The Everdure Hub and Fusion barbecues feature the innovative Rotiscope Technology, allowing you to enjoy top-of-the-line rotisserie, in moments. Cooking on a Rotisserie is the best way to prepare large cuts of meat, as they can be cooked at a slow pace with gentle, constant, and even heat from below.
In the video Michelin chef, Heston Blumenthal explains how you can easily set up the rotisserie in your back garden to create the perfect centerpiece.
How do I set up my rotisserie?
The forks and the rods are stored in the small storage section on the side of the Hub and Fusion BBQ. Simply push each pole to release from the storage position and select one of the 3 defined heights. Get your meat bound onto the rotisserie rod and secure it with the Cliplock forks (included) to keep it in place. Insert the end of the rod to the rotisserie pole and press the switch at the front (marked with arrows). That’s it you are ready to cook, it really is that simple
- When adding the meat to the rotisserie, ensure the weight is evenly balanced.
- To reduce the likelihood of uneven rotation and to ensure the meat is at the best distance for great results, try raising or lowering the poles during cooking.
- Do not press the ignition button when re-loading the charcoal during cooking. The heat from the old coals will ignite the new charcoal.
- Remember to clean the BBQ after each use.
How much weight can I add?
The Hub motor can hold up to 40kg of meat and the Fusion motor is rated to hold up to 15kg. Before purchasing the meat, it is important to measure the length so you can be sure that it fits on the BBQ. If you want to rotisserie meat that contains a large bone, such as a leg of lamb, simply ask your butcher to remove the bone and roll it before you take it home.
How do I remove the rod once the meat is ready?
When handling the rotisserie, we always recommend using heat-protective gloves. Before attempting to remove the rod ensure that the motor is switched off. Once the motor has stopped turning, lift up the lid on the left-hand pole and grab the rod handle securely. With your other hand, grab the opposite side pole and gently remove it from the motor drive shaft. Put the meat and rod onto a large preparation area and allow it to rest. Once cool, remove the forks and rod from the meat and prepare to serve. We always recommend 2 people when removing the rod from the Hub. Failure to follow these steps can result in injury and/or product damage.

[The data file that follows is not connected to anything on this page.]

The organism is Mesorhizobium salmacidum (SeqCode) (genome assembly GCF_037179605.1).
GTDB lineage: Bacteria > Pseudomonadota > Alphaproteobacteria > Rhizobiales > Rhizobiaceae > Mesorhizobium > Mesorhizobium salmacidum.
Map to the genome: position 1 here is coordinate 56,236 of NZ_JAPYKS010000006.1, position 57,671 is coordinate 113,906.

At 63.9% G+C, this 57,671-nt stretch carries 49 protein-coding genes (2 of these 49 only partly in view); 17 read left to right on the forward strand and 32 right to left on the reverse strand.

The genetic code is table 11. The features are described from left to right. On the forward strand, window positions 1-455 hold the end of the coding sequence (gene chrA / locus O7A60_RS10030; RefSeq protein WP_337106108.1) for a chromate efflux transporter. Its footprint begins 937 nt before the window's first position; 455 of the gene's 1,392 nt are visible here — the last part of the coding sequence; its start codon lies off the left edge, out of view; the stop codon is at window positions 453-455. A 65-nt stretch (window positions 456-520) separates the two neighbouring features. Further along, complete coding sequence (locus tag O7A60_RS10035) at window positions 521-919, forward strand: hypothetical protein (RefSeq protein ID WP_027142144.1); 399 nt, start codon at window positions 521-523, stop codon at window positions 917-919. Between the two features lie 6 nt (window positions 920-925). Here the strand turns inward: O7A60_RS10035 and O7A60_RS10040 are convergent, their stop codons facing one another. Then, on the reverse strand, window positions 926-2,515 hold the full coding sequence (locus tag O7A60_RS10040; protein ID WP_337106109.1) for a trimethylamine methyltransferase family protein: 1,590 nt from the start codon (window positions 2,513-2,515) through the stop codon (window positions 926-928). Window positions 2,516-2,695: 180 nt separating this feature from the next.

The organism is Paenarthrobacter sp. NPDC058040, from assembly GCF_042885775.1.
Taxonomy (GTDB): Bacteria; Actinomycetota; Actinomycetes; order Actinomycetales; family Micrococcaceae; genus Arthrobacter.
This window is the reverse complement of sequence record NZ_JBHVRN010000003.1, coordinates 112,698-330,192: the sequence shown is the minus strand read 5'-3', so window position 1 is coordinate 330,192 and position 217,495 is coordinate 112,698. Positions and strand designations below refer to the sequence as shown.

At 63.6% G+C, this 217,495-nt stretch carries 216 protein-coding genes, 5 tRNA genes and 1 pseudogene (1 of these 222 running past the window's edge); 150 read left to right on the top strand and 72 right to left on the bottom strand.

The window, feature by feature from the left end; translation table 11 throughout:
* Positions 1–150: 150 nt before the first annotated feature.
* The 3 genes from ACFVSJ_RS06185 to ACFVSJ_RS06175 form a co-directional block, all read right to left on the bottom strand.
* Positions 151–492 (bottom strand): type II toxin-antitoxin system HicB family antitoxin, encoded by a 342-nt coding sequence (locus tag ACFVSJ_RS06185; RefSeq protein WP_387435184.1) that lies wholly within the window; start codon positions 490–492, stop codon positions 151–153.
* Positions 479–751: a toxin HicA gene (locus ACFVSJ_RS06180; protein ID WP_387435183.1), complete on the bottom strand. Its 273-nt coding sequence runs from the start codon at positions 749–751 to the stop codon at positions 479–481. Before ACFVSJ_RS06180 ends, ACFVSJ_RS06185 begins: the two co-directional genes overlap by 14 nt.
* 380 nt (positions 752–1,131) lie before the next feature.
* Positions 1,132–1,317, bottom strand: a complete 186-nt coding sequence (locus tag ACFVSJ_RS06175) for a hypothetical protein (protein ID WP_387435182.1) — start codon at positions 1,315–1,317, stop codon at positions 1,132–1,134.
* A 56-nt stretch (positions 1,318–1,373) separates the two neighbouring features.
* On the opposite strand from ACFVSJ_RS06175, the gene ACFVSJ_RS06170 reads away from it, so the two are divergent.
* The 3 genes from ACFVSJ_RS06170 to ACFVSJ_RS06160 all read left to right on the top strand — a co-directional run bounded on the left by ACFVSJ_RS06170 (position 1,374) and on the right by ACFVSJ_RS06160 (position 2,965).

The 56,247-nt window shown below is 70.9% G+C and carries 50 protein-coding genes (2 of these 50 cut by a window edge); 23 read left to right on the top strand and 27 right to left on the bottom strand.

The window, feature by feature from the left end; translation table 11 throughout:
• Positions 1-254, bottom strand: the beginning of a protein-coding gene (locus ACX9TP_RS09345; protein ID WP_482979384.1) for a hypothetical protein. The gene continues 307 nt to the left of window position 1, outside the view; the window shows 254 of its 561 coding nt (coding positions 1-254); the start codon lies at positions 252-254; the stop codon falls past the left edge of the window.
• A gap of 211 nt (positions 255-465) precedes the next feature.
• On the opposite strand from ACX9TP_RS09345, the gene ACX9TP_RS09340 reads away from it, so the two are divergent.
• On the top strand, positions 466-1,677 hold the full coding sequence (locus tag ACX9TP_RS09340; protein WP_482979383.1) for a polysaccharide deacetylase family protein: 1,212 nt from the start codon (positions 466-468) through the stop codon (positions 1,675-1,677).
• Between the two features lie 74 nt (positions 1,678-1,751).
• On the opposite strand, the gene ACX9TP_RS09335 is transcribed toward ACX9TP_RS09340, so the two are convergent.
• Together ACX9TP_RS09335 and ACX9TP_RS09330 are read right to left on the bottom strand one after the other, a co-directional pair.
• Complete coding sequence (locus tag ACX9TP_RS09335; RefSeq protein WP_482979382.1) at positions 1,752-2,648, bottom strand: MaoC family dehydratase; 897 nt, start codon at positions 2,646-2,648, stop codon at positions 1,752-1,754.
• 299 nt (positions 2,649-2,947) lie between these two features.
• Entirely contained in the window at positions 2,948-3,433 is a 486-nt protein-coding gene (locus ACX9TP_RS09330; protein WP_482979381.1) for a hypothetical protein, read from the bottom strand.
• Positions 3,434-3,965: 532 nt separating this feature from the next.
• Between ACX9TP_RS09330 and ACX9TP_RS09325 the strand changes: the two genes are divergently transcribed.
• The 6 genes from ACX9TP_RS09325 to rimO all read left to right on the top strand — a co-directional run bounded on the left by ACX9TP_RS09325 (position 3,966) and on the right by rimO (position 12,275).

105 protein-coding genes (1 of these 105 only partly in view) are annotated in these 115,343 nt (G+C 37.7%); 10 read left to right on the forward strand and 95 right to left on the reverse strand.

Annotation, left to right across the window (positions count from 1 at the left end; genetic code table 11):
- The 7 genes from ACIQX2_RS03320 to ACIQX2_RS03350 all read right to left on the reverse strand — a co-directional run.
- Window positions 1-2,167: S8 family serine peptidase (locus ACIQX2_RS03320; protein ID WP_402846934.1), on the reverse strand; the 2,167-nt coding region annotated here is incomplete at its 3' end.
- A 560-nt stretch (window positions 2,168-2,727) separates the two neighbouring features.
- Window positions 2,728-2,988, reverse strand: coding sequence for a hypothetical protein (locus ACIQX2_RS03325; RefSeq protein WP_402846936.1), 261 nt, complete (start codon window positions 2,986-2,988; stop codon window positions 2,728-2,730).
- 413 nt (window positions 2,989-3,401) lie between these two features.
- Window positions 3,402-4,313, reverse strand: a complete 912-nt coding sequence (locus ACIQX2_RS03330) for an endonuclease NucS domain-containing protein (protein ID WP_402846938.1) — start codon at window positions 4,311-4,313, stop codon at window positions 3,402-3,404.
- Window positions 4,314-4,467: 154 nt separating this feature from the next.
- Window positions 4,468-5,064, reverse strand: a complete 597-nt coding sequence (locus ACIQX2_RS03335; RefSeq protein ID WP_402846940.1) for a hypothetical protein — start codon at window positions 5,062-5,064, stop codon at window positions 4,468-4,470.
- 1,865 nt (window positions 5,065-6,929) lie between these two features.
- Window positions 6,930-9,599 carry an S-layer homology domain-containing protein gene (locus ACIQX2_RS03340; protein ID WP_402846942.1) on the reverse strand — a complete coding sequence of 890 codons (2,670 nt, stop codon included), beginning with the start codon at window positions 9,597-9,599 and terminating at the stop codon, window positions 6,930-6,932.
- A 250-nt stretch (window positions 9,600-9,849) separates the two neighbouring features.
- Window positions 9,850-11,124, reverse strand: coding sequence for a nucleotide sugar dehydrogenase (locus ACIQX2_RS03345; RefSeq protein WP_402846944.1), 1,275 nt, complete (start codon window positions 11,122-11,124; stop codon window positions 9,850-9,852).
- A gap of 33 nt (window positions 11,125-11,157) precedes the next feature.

How long can I run the motor for?
We recommend using the Fusion rotisserie for a maximum of 3.5 hours and the Hub for a maximum of 6 hours at any one time. If you need to cook the meat for longer, then ensure the BBQ and the parts are cool before starting it again.
How to Manage a Flare-up:
A flare-up is caused by fats and juices from the meat excessively dripping onto the hot coals and igniting. This can be quite common during rotisserie cooking over charcoal
The first thing to remember is not to panic! You can reduce the risk of flare-ups if you remember the following:
- Never leave your barbeque for more than 5 mins.
- Juice falling onto the coals is what adds that great smoky flavour and should not be avoided. However, too much flammable juices coming into direct contact with hot coals will most likely result in a flare-up.
- Closely watch how the juices start to escape from the meat and begin to fall on the coals. To reduce the risk of flare-ups, keep a channel area clear so the juices can drip from the meat and avoid the coals.
- Select the ideal pole height so any flare-up flames do not reach the meat turning on the rotisserie. They will quickly burn away and reduce their intensity.
- It is recommended to avoid using oily marinades, instead choose a dry rub to season the meat.
- If a flare-up becomes dangerous, it is recommended to stop the motor. Using heat resistant gloves, remove the rod and meat from the barbeque. The flare-up will naturally burn out and when safe to do so, simply put the rod and meat back on the barbeque and switch the motor back on.
Handy tip: Place an aluminium tray under the meat to collect some of the juices from the meat. These juices are full of flavour and can be used as a great baste to keep the meat succulent and moist.